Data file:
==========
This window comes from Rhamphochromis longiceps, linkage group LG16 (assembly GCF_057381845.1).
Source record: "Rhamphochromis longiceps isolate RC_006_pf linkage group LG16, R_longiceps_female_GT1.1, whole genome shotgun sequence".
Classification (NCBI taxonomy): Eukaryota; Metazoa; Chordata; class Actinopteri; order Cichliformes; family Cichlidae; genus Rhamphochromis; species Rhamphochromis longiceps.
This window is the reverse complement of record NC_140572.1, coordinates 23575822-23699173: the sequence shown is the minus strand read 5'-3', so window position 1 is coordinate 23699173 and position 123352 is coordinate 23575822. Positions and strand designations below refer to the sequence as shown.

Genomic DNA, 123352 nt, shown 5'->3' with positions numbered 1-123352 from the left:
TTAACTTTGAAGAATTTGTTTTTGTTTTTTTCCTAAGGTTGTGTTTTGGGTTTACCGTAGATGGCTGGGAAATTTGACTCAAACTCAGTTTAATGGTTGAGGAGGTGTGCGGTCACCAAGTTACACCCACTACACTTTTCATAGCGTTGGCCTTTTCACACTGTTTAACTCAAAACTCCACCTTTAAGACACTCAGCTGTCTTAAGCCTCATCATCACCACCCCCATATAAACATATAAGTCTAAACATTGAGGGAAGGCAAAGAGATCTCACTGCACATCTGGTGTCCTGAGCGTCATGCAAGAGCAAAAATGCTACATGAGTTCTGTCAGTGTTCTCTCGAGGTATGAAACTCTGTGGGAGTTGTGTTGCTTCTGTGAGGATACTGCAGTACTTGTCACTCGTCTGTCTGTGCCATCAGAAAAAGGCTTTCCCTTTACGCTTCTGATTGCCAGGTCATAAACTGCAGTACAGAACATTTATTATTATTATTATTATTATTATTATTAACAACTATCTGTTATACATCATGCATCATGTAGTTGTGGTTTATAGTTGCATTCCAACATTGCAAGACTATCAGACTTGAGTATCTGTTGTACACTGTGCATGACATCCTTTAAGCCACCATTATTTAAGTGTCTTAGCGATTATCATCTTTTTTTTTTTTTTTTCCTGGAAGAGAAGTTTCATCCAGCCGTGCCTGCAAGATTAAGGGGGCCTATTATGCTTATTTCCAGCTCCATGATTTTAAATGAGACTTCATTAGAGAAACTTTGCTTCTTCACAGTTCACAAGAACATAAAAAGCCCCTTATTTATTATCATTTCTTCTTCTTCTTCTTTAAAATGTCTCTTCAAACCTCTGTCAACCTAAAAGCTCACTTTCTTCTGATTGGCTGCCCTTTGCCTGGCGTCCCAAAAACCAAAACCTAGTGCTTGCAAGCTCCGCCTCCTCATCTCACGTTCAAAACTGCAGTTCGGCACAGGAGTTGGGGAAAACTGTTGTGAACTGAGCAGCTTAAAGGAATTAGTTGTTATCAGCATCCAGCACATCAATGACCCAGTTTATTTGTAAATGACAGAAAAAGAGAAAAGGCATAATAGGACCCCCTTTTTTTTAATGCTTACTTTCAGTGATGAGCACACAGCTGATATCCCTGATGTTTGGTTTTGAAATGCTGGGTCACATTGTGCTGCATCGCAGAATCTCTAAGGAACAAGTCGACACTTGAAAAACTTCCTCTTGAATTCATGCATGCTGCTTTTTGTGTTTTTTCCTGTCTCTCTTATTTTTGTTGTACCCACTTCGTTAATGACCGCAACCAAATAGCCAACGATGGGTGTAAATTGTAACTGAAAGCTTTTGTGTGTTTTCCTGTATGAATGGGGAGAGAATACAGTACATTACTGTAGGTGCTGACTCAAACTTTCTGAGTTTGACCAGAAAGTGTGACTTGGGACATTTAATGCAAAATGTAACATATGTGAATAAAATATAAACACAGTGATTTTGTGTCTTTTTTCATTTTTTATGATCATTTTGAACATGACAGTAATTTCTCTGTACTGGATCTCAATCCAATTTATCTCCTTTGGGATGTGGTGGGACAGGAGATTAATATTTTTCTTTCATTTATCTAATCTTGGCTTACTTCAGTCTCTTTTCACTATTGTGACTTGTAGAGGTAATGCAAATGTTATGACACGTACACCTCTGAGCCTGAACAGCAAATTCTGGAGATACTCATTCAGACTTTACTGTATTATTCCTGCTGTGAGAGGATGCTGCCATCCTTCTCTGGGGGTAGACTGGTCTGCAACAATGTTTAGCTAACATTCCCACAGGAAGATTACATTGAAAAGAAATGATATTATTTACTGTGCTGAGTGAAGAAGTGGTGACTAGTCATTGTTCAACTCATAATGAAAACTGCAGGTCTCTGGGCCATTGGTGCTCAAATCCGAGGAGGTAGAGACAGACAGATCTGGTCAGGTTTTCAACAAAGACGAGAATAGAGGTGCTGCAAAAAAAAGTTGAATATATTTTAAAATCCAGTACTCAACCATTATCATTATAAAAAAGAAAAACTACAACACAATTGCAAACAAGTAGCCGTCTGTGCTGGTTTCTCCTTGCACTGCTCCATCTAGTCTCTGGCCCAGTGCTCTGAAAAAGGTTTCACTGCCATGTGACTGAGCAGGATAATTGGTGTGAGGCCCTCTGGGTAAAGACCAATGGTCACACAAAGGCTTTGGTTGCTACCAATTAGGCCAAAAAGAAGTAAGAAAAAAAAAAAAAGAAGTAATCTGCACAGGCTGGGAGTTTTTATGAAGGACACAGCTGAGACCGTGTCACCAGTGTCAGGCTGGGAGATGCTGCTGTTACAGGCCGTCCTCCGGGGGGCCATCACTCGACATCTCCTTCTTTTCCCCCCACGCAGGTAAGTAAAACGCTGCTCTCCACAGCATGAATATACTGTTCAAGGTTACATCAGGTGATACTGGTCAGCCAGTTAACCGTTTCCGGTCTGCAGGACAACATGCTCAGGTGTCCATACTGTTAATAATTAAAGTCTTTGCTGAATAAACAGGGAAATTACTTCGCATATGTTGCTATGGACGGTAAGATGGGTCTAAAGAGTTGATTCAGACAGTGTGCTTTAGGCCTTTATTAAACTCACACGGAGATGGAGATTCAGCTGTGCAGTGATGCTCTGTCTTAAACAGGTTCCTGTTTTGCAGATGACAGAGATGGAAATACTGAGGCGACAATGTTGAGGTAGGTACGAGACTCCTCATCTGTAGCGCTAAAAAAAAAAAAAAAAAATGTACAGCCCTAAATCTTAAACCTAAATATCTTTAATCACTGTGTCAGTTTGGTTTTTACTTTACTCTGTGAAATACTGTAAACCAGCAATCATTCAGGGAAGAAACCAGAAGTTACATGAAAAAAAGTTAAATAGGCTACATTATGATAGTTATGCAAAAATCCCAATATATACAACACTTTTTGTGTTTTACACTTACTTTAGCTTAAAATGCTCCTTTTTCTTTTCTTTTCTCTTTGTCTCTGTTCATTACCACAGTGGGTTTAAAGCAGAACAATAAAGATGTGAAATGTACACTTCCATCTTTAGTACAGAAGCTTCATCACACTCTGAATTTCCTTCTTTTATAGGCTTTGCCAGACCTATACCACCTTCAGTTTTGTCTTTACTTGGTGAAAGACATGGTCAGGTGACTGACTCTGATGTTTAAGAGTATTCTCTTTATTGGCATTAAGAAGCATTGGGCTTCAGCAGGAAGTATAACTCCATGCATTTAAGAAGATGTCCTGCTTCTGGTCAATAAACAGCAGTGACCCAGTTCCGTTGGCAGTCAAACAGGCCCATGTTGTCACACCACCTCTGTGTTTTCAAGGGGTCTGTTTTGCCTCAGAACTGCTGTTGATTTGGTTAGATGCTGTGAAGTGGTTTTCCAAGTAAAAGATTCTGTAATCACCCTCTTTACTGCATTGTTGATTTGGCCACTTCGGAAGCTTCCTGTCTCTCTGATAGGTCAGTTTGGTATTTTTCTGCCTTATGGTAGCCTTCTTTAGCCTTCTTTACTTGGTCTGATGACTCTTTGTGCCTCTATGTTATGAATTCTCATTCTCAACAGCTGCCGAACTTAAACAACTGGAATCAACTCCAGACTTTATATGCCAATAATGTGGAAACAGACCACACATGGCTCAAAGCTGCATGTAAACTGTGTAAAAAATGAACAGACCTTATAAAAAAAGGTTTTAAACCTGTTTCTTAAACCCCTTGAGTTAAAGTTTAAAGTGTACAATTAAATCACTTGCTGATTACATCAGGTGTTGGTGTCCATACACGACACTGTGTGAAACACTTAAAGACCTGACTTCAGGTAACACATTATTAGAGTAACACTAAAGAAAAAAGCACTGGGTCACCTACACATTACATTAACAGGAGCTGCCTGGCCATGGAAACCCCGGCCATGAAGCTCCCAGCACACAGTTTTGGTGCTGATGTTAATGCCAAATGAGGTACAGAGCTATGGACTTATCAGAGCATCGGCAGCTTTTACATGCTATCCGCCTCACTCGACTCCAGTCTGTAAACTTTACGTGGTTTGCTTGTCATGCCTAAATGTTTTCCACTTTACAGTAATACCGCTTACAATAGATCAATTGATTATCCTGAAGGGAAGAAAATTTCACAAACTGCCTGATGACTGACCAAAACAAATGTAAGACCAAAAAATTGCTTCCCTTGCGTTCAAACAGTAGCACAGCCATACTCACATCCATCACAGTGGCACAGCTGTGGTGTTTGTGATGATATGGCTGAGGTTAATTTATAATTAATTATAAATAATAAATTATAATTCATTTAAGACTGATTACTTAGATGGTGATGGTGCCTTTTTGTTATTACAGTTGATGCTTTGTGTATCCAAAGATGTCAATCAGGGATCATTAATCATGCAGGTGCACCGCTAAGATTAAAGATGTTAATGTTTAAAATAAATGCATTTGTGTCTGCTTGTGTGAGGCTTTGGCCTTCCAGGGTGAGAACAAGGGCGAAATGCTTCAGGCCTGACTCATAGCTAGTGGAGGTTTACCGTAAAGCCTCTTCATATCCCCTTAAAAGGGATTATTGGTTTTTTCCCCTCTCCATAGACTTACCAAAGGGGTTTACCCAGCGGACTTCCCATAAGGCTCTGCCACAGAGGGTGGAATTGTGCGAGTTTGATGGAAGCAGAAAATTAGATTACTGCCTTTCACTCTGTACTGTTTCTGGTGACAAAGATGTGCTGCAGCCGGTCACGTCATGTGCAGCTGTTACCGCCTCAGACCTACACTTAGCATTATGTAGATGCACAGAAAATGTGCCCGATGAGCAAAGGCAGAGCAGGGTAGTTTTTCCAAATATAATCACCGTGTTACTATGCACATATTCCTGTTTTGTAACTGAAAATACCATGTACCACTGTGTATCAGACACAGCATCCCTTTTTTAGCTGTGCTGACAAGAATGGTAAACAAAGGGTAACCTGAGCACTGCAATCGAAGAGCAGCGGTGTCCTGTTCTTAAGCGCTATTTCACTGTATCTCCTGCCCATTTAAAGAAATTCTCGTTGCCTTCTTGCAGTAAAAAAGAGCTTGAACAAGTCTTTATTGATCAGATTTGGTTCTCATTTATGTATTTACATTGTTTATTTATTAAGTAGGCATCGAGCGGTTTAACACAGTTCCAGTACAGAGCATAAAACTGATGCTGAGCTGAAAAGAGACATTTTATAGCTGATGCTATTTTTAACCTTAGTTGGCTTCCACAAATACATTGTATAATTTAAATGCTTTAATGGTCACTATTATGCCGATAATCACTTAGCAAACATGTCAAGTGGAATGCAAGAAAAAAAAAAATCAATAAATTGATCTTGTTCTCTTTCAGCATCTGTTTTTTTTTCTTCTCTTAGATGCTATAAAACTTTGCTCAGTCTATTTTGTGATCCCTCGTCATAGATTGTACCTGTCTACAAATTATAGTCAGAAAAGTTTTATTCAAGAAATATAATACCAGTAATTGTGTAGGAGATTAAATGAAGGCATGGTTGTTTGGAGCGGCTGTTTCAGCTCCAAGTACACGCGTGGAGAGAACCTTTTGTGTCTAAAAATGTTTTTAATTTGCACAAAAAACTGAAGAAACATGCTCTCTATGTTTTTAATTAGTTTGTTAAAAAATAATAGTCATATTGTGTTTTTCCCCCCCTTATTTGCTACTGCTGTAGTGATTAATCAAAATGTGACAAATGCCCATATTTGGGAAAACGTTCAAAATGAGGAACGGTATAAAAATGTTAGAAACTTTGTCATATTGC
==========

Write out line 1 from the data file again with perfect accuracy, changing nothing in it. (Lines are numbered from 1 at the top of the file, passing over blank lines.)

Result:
This window comes from Rhamphochromis longiceps, linkage group LG16 (assembly GCF_057381845.1).